The same day the paper’s poll was released, Fischer campaign manager Aaron Trost issued a memo detailing five instances when the paper was off the mark.

“I believe the survey they released today is similar to these past examples; I expect Senator Fischer to win on Election Day by double digits,” Trost said in the memo.

The Fischer camp also attempted to cast doubt on Kerrey pollster Harrison Hickman, repeating media reports that he issued polls to make former Sen. John Edwards seem more viable in the waning days of  his bid to become the 2008 Democratic nominee for president.

“Bob Kerrey released numbers from the very same disgraced pollster who recently admitted under oath that he cherry-picked numbers to boost John Edwards’ struggling presidential campaign. It’s déjà vu all over again,” Fischer campaign spokesman Daniel Keylin wrote in an email last month.

“This poll is a complete work of fiction that contradicts every public poll,” Keylin said of Kerrey’s internal poll showing a single-digit lead for Fischer.   

Kevin Smith, a professor of political science at the University of Nebraska-Lincoln agreed that the election is Fischer’s to lose but said he was surprised with how close the race appears to be in a “rock solid red state.”

“Everybody expected the race to narrow because that is the nature of these elections, but if the Omaha World-Herald poll is accurate and Kerrey is within three points, I am a little taken aback by that,” Smith said.

Despite Fischer’s allegations about the accuracy of the Omaha World-Herald poll, he said that it does appear that the race has tightened, which he attributes to negative ads that Kerrey has been running attacking Fischer’s character.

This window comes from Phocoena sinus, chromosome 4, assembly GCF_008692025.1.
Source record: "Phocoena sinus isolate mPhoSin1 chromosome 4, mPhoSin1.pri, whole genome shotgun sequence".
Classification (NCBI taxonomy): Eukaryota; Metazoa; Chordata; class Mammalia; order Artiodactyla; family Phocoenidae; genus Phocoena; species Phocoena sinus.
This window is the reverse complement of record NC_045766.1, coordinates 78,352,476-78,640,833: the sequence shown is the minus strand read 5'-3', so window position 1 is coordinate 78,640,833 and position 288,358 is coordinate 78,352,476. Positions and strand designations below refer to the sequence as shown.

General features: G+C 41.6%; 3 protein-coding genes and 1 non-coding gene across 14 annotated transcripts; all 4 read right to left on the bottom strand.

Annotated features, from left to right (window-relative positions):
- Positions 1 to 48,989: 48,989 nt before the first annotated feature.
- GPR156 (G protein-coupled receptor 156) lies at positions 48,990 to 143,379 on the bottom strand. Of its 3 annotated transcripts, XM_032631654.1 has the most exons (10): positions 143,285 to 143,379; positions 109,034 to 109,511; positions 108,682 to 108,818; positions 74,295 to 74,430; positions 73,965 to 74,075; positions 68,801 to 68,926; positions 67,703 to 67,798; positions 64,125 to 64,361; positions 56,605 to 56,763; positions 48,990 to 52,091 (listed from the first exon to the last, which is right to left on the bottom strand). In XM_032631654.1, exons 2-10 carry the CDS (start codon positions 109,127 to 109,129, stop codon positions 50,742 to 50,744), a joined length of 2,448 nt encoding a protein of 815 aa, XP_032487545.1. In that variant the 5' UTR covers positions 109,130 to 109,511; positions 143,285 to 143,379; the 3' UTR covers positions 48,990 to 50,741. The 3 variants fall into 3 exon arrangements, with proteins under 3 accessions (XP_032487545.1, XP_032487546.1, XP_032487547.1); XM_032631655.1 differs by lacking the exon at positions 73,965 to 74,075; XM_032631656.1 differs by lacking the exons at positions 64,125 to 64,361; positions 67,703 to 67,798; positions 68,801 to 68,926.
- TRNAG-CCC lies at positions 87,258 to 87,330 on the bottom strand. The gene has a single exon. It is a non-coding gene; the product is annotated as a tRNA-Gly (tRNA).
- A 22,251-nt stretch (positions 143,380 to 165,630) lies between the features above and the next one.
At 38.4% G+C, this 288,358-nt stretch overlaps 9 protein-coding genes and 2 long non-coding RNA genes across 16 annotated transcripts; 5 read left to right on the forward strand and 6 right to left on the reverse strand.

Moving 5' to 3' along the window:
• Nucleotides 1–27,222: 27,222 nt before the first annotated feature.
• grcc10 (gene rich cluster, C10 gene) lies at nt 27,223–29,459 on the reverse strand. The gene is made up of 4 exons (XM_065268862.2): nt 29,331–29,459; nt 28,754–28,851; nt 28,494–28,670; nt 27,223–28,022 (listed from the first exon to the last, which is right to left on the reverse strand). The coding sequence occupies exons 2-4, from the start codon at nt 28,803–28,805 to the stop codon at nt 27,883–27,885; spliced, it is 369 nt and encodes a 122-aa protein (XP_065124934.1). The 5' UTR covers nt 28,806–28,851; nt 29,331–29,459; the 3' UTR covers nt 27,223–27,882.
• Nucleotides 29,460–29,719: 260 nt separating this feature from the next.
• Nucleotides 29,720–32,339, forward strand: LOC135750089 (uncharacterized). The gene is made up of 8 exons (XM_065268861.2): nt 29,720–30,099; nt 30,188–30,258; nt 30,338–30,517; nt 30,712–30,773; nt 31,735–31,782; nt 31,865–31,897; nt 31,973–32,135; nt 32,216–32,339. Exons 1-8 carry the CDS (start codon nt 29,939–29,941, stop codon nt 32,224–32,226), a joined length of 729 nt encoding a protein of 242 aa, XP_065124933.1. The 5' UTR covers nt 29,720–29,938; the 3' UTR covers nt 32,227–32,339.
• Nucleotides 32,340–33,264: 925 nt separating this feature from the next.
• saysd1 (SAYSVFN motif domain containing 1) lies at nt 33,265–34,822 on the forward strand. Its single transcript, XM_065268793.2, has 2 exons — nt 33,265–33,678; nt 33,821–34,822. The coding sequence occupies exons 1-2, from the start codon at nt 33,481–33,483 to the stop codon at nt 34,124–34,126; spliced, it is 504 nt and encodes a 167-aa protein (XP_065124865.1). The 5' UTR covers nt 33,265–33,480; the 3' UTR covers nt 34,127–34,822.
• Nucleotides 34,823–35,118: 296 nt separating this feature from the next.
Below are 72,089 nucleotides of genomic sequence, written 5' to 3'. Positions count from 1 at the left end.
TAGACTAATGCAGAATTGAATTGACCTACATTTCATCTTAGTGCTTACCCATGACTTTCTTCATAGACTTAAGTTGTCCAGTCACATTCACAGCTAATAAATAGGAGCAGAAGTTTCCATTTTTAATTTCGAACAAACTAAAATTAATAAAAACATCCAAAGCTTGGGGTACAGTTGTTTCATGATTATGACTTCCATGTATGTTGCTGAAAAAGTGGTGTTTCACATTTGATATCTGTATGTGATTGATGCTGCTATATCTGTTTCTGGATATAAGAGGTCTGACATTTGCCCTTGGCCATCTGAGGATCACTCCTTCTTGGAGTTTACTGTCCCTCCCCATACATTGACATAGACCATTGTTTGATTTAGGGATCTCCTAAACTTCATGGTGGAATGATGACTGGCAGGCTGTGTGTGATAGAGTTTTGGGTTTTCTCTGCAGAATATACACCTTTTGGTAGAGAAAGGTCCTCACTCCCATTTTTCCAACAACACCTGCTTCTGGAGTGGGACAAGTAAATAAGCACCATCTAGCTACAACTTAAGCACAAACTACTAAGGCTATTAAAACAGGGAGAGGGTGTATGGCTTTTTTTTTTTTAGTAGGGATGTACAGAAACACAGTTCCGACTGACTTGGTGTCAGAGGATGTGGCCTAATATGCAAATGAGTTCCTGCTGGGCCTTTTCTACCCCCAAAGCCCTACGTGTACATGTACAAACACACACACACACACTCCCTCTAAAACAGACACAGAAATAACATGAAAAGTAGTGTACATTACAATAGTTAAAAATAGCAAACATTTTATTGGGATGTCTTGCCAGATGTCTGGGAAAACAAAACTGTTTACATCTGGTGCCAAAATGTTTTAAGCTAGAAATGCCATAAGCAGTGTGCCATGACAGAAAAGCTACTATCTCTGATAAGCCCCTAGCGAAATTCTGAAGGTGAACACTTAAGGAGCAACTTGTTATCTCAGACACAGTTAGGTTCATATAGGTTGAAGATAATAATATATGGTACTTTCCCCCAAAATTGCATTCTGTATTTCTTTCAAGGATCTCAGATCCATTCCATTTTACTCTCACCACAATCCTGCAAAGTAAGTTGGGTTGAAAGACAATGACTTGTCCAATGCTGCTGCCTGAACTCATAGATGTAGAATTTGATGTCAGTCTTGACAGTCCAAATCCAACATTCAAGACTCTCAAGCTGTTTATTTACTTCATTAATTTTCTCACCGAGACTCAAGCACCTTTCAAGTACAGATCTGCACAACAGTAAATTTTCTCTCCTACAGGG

“Kerrey has been running a series of pretty hard-hitting ads over the past few weeks and I don’t think it’s outside the bounds of reality to suggest that those ads have had an impact and swung some independents, and that the race is genuinely narrowing,” Smith said.

One ad shows three of Fischer’s neighbors telling how the Fischers sought to acquire the land of Les and Betty Kime and ultimately sued for it, but lost in court. Both families were ranchers and the land was valuable for cattle grazing because it provided access to the Snake River, according to the ad.

The Kimes, an elderly couple, accrued $40,000 in legal costs, the ad continued. 

“What the Fischers did to the Kimes just isn’t right,” one neighbor in the ad said.

The Fischer camp held a press conference last month with Republican Gov. David Heineman to call the ad unfounded and said it was a last-ditch effort by Kerrey to make up ground.

Nevertheless, Kerrey remains undaunted and continues to rack up endorsements, including from former Sen. Alan Simpson (R-Wyo.) and former Clinton White House Chief of Staff Erskine Bowles, the bipartisan leaders of  Obama’s deficit reduction commission. The Democratic Senatorial Campaign Committee has spent $2.2 million since Kerrey got in the race, a DSCC spokesman said.

Editor's Note: This story has been updated online to reflect former Sen. Chuck Hagel's endorsement of Bob Kerrey, a development that occurred after the print publication deadline.